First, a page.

Attendees play basketball before a sportsmanship clinic at Brainerd High School on Saturday, June 2, 2018, in Chattanooga, Tenn. Brainerd basketball coach Levar Brown hosted the clinic in the wake of a brawl between Brainerd and Austin East during a February basketball game that ended the season for each team.

Photo Gallery

Brainerd, Austin-East coaches co-host sportsmanship clinic

The boys' basketball programs at East Tennessee high schools Brainerd and Austin-East have been trying to repair their images and get their 2018-19 postseason privileges restored in the aftermath of an all-out brawl that caused the stoppage of a game between the longtime rivals last season.

A fourth and final installment of the joint reclamation project took place Saturday.

Brainerd coach Levar Brown and Austin-East coach Marcus Stanton, along with the Chattanooga Elite Basketball organization, hosted a sportsmanship clinic at Brainerd High. Brown said it was attended by 117 elementary and middle school students.

In addition, prompted by the recent death of Tyner athlete Javon Craddock, a CPR and AED clinic was held on site for adults. Brown said 22 coaches and six others received certifications.

"I think we got what we wanted," Brown said. "We were very pleased with the turnout. We were very pleased with the community support."

The Roadrunners and Panthers both were ranked in the top five in the Associated Press state poll when they played Jan. 27 at Brainerd. Officials put an end to the game with 2:20 to go in the second quarter, when a confrontation between opposing players took place in front of the A-E bench and led to a fight on the court involving fans coming down from the stands.

The TSSAA reviewed video evidence of the altercation and ultimately placed both programs on restrictive probation, which included a $3,500 fine for each school and postseason bans for the 2017-18 and 2018-19 seasons. The state organization relayed to both programs that their postseasons for the upcoming school year possibly could be restored if they convince board members later this summer that they've met requirements from a sportsmanship educational standpoint.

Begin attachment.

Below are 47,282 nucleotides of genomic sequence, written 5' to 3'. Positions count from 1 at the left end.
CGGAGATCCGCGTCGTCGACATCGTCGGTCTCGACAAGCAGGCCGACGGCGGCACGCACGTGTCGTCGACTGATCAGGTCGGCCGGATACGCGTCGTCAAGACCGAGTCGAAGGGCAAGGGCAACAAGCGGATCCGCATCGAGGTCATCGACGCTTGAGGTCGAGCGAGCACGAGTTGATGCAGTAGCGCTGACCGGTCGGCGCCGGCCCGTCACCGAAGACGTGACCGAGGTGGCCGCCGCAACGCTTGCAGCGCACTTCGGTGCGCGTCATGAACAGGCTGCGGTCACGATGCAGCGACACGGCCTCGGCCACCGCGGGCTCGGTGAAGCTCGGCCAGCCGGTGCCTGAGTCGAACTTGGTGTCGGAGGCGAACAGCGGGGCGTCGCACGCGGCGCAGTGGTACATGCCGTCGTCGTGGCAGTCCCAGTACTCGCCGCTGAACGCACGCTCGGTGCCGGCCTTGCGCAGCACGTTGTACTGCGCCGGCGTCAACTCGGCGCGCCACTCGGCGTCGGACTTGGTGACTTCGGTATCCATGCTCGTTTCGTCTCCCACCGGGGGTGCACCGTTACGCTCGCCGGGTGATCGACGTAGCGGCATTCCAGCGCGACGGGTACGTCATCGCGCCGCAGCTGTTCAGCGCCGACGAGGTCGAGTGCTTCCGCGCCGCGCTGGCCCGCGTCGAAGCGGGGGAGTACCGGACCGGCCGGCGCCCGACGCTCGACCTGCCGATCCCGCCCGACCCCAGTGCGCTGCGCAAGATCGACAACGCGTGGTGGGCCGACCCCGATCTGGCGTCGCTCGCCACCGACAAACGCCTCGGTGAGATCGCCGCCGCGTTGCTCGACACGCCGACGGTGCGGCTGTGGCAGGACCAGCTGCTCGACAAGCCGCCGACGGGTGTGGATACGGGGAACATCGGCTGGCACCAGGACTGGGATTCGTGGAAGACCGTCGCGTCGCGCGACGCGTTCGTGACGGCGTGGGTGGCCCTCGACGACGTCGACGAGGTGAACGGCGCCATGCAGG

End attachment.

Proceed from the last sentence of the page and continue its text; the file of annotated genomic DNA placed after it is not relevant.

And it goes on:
"Everything we've tried to do is to help educate our communities so we can move on from that day and hopefully grow from it," said Brown, who was videoing portions of Saturday's event for evidence. "We want to show (the board members) that we didn't just come together to play basketball. We came together to educate."

Saturday's clinic featured talks from former Brainerd players Kentrell Evans, Dajuonta Ross, Demba Sow and Keyshun Bradley, all of whom currently play or coach at the college level. The event closed with a motivational speech from Logan Taylor, a local youth mentor and founder of Y.B. Normal.

Brown said two smaller-scale clinics were held locally earlier in the year. Austin-East, which is in Knoxville, hosted one in mid-May that had former University of Tennessee and NBA basketball player Steve Hamer as a speaker, along with some other former UT athletes.

Stanton said community service work at The Love Kitchen, Inc., a social services organization in Knoxville, is among things in which students at his school have gotten involved since the brawl. Stanton said that as odd as it may seem, several students are eager to go back.

"Neither program is glad about what happened," he said. "There's still the stress of having our future uncertain. But especially feeding the homeless people is a blessing that's come out of this. Our kids were laughing and talking with people they've never met before. You could see the love. There's no payment for that."

Contact Kelley Smiddie at Follow him on Twitter @KelleySmiddie.